chordoid meningioma

Chordoid meningiomas are uncommon histological variants of meningiomas, and due to their predilection for rapid growth and local recurrence are designated as grade 2 tumors under the current WHO classification of CNS tumors.

Chordoid tumors are encountered in a very wide age range (possibly somewhat younger than other meningiomas ), in a wide range of locations within the intracranial cavity and have clinical presentations indistinguishable from other meningiomas . These are therefore discussed in the main meningioma article.

An association with Castleman disease was part of the original description but is only uncommonly encountered .


Chordoid meningiomas have characteristic histological appearances, which contribute to their distinctive diffusion characteristics on imaging (see below).

The epithelioid tumor cells demonstrate cytoplasmic vacuolization and are embedded in a mucoid matrix which has abundant hyaluronic acid and chondroitin sulfate.

The mitotic index of these tumors has been variably reported (0.4-11.4%) and it is likely that this is not the underlying cause of higher reported recurrence rate .

Chordoid tumors are usually vimentin EMA positive, and GFAP negative .

Radiographic features


T1 and T2 signal characteristics are generally similar to other meningiomas, and no morphological features are particularly helpful in distinguishing chordoid meningiomas from other variants . Generally, they are probably more heterogeneous and perhaps more likely to involve adjacent bone, however, limited numbers in reported series make this difficult to assess .

  • T1
    • typically isointense to grey matter (same as typical grade 1 meningiomas)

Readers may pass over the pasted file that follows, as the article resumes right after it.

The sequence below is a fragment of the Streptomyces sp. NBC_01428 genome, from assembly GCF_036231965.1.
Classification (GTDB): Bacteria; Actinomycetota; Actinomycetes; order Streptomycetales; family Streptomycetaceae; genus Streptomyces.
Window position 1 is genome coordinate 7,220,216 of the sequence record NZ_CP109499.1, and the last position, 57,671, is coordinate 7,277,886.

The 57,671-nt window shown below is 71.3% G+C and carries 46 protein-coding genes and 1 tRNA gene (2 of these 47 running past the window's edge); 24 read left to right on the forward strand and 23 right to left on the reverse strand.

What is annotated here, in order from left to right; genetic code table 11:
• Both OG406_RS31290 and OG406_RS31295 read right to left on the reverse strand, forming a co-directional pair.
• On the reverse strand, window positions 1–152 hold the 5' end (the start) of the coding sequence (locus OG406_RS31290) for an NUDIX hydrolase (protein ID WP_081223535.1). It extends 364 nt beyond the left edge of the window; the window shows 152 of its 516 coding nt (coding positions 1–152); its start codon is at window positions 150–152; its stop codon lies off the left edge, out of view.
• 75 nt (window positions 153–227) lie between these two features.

• T2 
    • typically mildly hyperintense to grey matter (grade 1 tumors are typically isointense)
    • peritumoral edema is variable (absent to pronounced)
  • T1 C+
    • most a vividly enhancing
    • occasional areas of non-enhancement due to necrosis are identified

The most helpful MRI feature in distinguishing a chordoid meningiomas from other histological variants are their diffusion characteristics. They typically have facilitated diffusion with a mean ADC value of 1620 +/- 0.33 x 10 mm/s according to one study . In contrast, WHO grade 1 meningiomas, non-chordoid grade 2 tumors and grade 3 tumors all have more pronounced diffusion restriction, similar or lower to brain parenchyma (~800 x 10 mm/s).

Treatment and prognosis

Chordoid meningiomas are treated with surgical excision and if complete resection is accomplished then a cure is possible. In subtotal resection (Simpson grade 4) or in cases of recurrence, radiotherapy is also often used .

They are, however, considered WHO grade 2 tumors on account of a higher rate of local recurrence (up to 42%) .

History and etymology

Chordoid meningiomas were first described in 1980 (single case report in a 15-year old) and subsequently named 1988 .

Differential diagnosis

In addition to all other histological variants of meningiomas (especially microcystic subtype), chordoid meningiomas need to be distinguished from other extra-axial tumors with an abundant extracellular matrix. Therefore the differential includes:

  • microcystic meningioma
    • typically demonstrate brighter T2 signal
    • less facilitated diffusion
  • chordoma
    • typically arising in the midline from the clivus
    • almost invariably associated with bony destruction
  • chondrosarcoma
    • typically arising from the central base of the skull, near the petroclival synchondrosis
    • may have chondroid ossification (rings and arcs
  • myxoid soft-tissue tumors
Siehe auch: